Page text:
The Lone Ranger and Tonto Fistfight in Heaven Themes from LitCharts | The creators of SparkNotes
The Lone Ranger and Tonto Fistfight in Heaven

The Lone Ranger and Tonto Fistfight in Heaven

Themes and Colors
Violence, Poverty, and Loss Theme Icon
Memory, Bearing Witness, Storytelling, and Imagination Theme Icon
Cultural Pain vs. Personal Pain Theme Icon
Community vs. Isolation Theme Icon
Love and Hatred Theme Icon
LitCharts assigns a color and icon to each theme in The Lone Ranger and Tonto Fistfight in Heaven, which you can use to track the themes throughout the work.

From the collection’s first story, “Every Little Hurricane,” readers are thrust into a world defined by extreme poverty, casual and tragic violence, and a haunting, pervasive sense of both cultural and personal loss. As Victor watches his uncles Arnold and Adolph fistfight in the middle of an approaching hurricane, he notes how the rise and fall of their violence against one another mirrors the trajectory of the storm—it is unthinking, destructive, and undoubtedly a force…

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In the face of a ravaged cultural landscape, Alexie stresses in nearly each story the importance of four vital acts to the Native American community of his youth: remembering, witnessing, telling stories, and imagining the future. Many stories take place within characters’ memories, and are constructed so that the characters the reader encounters are not actually present within the action of the narrative but only as memories or distant figures. The tension between action and…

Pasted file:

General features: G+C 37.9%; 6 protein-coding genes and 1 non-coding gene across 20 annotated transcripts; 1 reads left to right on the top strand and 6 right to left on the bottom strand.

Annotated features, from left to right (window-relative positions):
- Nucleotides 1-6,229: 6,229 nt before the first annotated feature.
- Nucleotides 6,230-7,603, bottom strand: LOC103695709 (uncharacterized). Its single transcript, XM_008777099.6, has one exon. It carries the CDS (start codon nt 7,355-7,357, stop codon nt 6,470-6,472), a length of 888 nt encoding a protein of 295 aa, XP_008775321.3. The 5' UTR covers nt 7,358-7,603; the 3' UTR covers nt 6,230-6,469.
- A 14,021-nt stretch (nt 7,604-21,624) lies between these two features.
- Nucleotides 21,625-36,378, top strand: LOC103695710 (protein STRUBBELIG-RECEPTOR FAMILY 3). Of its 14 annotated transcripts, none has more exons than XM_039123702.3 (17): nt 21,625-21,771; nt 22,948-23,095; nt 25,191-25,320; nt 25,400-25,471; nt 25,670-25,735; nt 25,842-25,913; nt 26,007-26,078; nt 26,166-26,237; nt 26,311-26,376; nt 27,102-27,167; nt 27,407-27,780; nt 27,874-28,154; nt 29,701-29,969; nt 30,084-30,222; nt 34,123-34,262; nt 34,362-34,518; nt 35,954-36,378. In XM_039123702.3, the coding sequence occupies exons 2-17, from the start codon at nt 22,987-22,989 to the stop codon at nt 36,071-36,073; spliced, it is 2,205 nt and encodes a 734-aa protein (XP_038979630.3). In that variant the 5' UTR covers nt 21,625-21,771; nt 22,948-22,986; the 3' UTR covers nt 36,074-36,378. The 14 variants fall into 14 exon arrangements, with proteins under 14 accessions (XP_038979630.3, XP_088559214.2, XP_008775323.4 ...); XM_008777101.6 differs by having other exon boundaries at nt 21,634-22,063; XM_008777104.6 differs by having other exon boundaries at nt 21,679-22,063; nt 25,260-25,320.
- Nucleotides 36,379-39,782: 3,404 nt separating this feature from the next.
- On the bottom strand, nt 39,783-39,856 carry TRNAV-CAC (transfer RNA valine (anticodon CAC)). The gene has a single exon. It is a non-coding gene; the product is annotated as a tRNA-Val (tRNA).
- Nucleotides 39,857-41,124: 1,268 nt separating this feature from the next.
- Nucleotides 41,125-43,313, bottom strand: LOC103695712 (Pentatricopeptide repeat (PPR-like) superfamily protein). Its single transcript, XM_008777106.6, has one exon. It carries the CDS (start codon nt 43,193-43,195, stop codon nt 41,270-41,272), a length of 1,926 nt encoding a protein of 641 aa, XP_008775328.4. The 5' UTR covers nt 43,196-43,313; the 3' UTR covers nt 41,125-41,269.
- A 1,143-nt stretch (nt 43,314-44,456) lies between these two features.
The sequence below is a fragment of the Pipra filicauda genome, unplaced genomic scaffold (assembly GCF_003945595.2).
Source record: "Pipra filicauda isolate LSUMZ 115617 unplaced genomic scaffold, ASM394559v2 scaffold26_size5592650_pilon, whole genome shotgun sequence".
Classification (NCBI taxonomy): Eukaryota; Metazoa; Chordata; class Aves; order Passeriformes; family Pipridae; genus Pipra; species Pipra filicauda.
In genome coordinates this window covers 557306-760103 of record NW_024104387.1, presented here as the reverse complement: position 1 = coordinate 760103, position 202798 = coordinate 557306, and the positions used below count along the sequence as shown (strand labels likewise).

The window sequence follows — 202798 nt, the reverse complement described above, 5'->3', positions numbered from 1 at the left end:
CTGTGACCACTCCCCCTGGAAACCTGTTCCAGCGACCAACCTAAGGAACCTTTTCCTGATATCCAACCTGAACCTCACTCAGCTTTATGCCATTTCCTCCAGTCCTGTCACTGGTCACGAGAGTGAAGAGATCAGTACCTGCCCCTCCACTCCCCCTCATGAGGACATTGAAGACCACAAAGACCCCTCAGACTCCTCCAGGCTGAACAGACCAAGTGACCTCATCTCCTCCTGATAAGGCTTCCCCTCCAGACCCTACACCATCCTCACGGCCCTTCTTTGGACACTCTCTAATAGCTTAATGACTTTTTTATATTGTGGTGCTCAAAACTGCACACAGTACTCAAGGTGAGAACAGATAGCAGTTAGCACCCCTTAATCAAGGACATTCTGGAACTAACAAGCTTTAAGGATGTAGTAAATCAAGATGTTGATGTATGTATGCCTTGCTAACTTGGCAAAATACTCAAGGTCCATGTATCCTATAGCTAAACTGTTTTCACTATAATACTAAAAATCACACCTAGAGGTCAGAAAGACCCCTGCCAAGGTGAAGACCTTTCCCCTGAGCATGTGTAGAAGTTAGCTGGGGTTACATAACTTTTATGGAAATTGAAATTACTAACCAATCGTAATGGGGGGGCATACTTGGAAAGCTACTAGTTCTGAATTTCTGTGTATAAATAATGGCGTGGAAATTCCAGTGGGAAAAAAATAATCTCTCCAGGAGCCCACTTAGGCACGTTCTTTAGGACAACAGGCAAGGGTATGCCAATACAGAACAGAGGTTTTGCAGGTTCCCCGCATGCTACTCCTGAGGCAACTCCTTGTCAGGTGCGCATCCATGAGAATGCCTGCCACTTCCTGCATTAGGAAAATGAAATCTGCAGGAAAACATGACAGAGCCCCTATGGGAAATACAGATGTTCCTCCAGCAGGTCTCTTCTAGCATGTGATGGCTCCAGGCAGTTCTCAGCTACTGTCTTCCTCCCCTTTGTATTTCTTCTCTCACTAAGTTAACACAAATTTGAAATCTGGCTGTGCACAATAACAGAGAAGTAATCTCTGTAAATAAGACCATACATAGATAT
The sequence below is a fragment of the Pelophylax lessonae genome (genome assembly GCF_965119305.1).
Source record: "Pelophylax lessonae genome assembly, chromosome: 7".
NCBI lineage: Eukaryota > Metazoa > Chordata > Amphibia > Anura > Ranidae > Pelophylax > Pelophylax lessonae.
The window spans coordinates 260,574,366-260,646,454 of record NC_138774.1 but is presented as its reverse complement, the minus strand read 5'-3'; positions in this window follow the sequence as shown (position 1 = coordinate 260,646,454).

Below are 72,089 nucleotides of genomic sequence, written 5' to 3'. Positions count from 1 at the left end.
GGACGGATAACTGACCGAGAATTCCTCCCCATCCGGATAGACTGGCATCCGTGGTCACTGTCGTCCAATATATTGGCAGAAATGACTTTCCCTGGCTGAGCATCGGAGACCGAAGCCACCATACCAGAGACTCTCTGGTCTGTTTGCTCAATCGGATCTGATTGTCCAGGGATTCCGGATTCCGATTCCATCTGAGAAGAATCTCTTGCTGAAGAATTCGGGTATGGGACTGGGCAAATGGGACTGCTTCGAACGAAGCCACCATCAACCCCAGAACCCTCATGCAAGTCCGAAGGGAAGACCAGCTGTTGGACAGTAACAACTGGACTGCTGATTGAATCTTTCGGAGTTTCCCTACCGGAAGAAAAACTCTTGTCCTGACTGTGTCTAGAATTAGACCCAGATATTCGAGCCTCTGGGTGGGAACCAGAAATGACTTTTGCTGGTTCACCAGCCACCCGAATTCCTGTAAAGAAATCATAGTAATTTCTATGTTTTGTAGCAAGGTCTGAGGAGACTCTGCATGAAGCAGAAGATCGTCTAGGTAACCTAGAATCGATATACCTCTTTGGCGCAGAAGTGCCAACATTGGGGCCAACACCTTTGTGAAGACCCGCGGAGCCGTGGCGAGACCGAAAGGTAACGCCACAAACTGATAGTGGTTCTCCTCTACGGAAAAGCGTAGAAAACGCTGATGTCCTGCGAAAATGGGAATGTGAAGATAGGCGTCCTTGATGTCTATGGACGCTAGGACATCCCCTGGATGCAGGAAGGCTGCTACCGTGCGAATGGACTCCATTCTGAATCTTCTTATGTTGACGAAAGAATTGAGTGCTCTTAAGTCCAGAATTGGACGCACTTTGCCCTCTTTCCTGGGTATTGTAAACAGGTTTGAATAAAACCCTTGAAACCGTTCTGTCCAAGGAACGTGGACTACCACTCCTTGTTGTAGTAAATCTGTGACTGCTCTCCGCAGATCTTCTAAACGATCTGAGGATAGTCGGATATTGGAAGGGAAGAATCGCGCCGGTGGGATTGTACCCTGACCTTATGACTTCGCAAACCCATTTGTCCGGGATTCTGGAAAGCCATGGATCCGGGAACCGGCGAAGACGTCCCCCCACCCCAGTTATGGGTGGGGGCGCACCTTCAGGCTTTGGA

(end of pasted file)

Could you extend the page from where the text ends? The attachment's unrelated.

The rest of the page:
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Cultural pain and personal pain, in Alexie’s estimation, are inextricably linked. The personal pain his characters experience is, of course, often born of strife between family members, friends, and partners, but Alexie renders his characters’ pain in such a way that highlights its connection to an inherited cultural or generational pain that comes from loss of land, tradition, and agency.

“When children grow up together in poverty, a bond is formed that causes so much…

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The recurring characters that make up the world of The Lone Ranger and Tonto are often in conflict with their inner selves as well as their community. We see characters again and again at several very different points throughout their life—namely Victor, who functions as a stand-in of sorts for Alexie himself—and come to understand them through several perspectives, disjointed in time, place, and point of view but nonetheless interconnected. The intensity of the…

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One review of this collection refers to it as a series of “cultural love stories,” and Alexie himself, in the foreword, writes that “[in] trying to figure out the main topic, the big theme, the overarching idea, the epicenter” of the collection, he arrived at “the sons in this book really love and hate their fathers.” The line between love and hatred—for many of Alexie’s characters, not just the sons and fathers in the text—is…

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